There is a strong correlation between the high amount of exposure to classical music in childhood, linked with positive emotions, and the development of classical musical competencies (Mende & Neuwöhner, 2006). The acquisition of a thorough musical knowledge including, for example, familiarity with different musical styles, presupposes the individual's predisposition.

The most effective way of creating a musical experience is a live performance, which has a greater emotional appeal to children. A concert experience cannot be reproduced; it is unique and unrepeatable for the listener. Live presentation of music should be part of public education, too. The simplest and most natural form of listening to music is the teacher's presentation of the songs in class. Students can see how sounds are produced, how the performer breathes and what his or her gestures are like, so they are familiarised with the technical process. Ideally, musical instruments are also used; depending on the teacher's skills, the songs can be accompanied on the piano, which is a great opportunity for experiencing the joy of making music together. Besides, instruments make it possible to present and analyse simple musical forms and have students recognise them. With some luck, there are students who learn music at a music school or in any other way. Of course, their performance is supposed to reach a certain level, which makes cooperation with their music teachers necessary.

During the past centuries, teaching music at schools has changed a great deal, and the past decades have seen a lot of changes in Hungary as a result of the reforms in public education. Today's curriculum, besides folk music, mainly focuses on classical music, but it all ends with the works of Kodály and Bartók. Teaching music at our schools has a retrospective approach, emphasising the music of the past. Nowadays contemporary music has become distanced from its audience, who expect a different concert experience from what most contemporary concerts can offer. It is worth giving some thought to the fact that neither mainstream music life nor the concert-going audience in Hungary have acknowledged 20th-century music yet (Surányi, 2008, p. 95). Modern music can boast renowned artists as patrons; nevertheless, it still has a small audience because it does not offer the usual and expected catharsis. Still, children can be helped creatively to understand and interpret contemporary music if the appropriate preparations are made and their inclination towards experimentation and research are relied on. Csaba Szabó’s book (1977) gives guidance to teachers on teaching contemporary music. Today it is László Sáry's (1999) creative musical exercises that are considered outstanding as they are suitable for all age groups regardless of previous studies of music. They are not about teaching but the experience of discovery through musical expression. The self-contained pieces of music are beneficial to the development of memory, concentration and improvising skills. The way they are played largely depends on the players' creativity and imagination. The sense of success coming from playing boosts one's self-confidence (Urbánné, 2002).

Introduced in 1998 and still in force, the National Curriculum contains those basic elements of general education that no individual can dispense with. The compulsory material was determined with a view to the needs of all school types and in a way that the goals that had been set could be achieved within just 70% of all the classes, which allowed the inclusion of complementary material and requirements. To enable schools to apply the general outlines to their special needs, the topics to be covered were formulated not in terms of separate subjects but for broader areas of culture.

For singing and music to be effectively taught, children must be given an overall view of the relation of the compositions studied to geography, history or literature. Pupils must be urged to complete their musical experience with reading, listening or watching films for new information according to their individual tastes. Literature, history – including the history of religion – geography, foreign languages, mathematics, physics, and other areas of art can all be instrumental to giving a new approach. What children can experience in such a way is that music is as inalienable a part of our life as anything else, that no phenomenon in the world exists in and for itself but is closely and mutually linked with others.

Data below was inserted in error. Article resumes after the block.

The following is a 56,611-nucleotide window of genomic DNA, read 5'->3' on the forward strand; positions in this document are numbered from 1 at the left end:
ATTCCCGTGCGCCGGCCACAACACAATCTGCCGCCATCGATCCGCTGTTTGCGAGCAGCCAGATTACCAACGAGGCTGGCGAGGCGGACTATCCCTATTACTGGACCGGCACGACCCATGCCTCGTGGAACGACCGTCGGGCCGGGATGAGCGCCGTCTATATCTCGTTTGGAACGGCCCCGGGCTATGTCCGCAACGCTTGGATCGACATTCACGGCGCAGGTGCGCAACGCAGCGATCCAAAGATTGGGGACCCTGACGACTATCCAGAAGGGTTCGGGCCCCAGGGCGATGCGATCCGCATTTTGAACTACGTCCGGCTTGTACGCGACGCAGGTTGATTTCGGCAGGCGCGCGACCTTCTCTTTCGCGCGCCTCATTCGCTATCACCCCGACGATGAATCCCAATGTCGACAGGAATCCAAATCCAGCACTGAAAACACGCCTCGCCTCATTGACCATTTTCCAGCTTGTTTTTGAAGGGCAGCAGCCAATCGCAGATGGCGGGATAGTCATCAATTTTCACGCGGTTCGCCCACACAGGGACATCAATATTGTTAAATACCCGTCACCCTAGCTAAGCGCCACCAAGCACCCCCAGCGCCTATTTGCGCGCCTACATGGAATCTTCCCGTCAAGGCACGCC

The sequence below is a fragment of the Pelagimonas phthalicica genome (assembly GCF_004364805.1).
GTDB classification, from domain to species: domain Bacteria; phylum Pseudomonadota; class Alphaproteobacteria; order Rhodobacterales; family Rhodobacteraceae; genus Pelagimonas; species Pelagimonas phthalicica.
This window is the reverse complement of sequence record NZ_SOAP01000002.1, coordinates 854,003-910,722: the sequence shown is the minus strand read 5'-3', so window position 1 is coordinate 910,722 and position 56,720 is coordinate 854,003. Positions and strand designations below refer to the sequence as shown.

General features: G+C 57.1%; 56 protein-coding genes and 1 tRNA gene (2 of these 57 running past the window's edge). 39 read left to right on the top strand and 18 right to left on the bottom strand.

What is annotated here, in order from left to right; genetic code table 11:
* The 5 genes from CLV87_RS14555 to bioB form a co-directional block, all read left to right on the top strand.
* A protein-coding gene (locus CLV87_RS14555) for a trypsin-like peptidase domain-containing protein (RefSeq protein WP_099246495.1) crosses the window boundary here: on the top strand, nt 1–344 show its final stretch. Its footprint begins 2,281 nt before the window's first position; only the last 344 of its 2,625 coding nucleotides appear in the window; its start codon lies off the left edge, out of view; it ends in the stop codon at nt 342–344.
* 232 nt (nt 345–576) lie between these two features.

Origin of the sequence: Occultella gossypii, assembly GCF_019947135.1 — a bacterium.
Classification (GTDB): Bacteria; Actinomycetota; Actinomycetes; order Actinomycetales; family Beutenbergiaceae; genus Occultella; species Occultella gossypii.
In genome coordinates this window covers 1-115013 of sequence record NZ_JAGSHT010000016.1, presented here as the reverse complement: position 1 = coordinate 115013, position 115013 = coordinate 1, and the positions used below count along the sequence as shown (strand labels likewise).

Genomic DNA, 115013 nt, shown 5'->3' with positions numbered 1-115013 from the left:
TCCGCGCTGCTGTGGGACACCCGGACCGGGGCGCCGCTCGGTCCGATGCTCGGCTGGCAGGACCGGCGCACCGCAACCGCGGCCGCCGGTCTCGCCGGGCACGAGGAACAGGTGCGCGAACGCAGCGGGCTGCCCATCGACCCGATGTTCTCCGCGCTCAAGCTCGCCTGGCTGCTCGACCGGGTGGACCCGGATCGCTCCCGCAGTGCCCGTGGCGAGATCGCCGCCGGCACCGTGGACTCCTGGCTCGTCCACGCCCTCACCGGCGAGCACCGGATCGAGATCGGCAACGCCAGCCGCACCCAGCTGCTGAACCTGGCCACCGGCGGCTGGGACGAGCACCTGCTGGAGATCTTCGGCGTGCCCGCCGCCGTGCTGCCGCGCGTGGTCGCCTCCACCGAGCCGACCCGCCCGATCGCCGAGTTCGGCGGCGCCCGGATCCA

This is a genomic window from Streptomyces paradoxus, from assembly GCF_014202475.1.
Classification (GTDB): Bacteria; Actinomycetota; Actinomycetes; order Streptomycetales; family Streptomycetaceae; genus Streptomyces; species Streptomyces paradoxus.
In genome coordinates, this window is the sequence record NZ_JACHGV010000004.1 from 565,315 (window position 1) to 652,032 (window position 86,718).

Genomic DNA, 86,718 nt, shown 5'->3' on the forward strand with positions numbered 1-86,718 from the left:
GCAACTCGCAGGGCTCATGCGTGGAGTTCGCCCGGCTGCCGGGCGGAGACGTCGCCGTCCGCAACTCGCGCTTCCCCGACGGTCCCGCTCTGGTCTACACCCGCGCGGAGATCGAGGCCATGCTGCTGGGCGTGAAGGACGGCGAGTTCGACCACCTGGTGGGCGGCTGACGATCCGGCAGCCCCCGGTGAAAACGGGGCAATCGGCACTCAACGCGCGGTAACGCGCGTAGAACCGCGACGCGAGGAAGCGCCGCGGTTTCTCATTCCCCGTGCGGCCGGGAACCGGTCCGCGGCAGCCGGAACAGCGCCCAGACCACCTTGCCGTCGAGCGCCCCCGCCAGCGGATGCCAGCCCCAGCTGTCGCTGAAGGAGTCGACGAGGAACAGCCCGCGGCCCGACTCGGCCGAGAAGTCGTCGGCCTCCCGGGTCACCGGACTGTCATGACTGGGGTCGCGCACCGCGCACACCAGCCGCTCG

When the National Curriculum was introduced, the number of music and singing classes at schools continued to decrease (Váradi, 2016a). What can be seen is that the number of classes devoted to singing and music has never been so small for the last 150 years as it is today, compared not only to all subjects taught but also to other fields of teaching art.

In 2015, the Committee for Everyday Singing was established with the purpose of creating a method to provide the possibility of singing every day in school, which would result in a larger emphasis on children's music education. The Hungarian State Opera House joined the initiative in 2019 by compiling a collection of the most popular opera excerpts, which will be made available to every school for free. So far, this has been the only result of the efforts directed towards the reform of music education in public education. The revision of the National Core Curriculum began in 2017 but has remained in the proposal stage ever since. The guideline does not prescribe specific pieces of music as it offers instructions on genre and style only, which permits music teachers to incorporate into the local curriculum compositions which are adequate for children's age as well as their social and musical background. The recommended number of weekly sessions for the “Singing and Music” subject is 2 for Grades 1–4, and 1 for Grades 5–8. In the first two years of secondary education, the recommendation is 1 session per week, while the advised curriculum does not contain music education for the last two years. Although the most recent proposal provides more favourable recommendations than the one before with respect to the number of sessions, the dominant role of art education up to the age of eighteen, which is advocated by György Vashegyi, President of the Hungarian Academy of Arts, is still far away, despite the fact that Hungary is the country where Zoltán Kodály was born and exerted his influence.